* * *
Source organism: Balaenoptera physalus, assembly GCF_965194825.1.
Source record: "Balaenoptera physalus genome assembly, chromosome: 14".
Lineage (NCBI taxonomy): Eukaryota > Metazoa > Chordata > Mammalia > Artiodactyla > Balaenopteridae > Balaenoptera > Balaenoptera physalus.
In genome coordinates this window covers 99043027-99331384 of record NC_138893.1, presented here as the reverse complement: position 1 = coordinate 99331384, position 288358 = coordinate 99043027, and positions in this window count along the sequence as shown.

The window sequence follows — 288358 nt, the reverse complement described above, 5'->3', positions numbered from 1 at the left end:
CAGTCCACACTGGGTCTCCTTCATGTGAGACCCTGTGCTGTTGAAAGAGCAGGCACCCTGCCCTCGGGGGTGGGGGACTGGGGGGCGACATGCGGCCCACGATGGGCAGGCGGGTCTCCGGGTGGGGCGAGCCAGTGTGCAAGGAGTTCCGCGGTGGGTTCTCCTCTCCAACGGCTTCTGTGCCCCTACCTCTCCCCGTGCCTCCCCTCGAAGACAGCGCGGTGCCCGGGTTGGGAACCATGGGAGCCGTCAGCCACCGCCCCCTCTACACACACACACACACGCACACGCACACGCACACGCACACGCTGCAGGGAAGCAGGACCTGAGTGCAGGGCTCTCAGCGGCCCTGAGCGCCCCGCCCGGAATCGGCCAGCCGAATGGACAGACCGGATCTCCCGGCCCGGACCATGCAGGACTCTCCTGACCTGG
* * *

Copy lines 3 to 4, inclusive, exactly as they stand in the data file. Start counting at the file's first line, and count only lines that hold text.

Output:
Lineage (NCBI taxonomy): Eukaryota > Metazoa > Chordata > Mammalia > Artiodactyla > Balaenopteridae > Balaenoptera > Balaenoptera physalus.
In genome coordinates this window covers 99043027-99331384 of record NC_138893.1, presented here as the reverse complement: position 1 = coordinate 99331384, position 288358 = coordinate 99043027, and positions in this window count along the sequence as shown.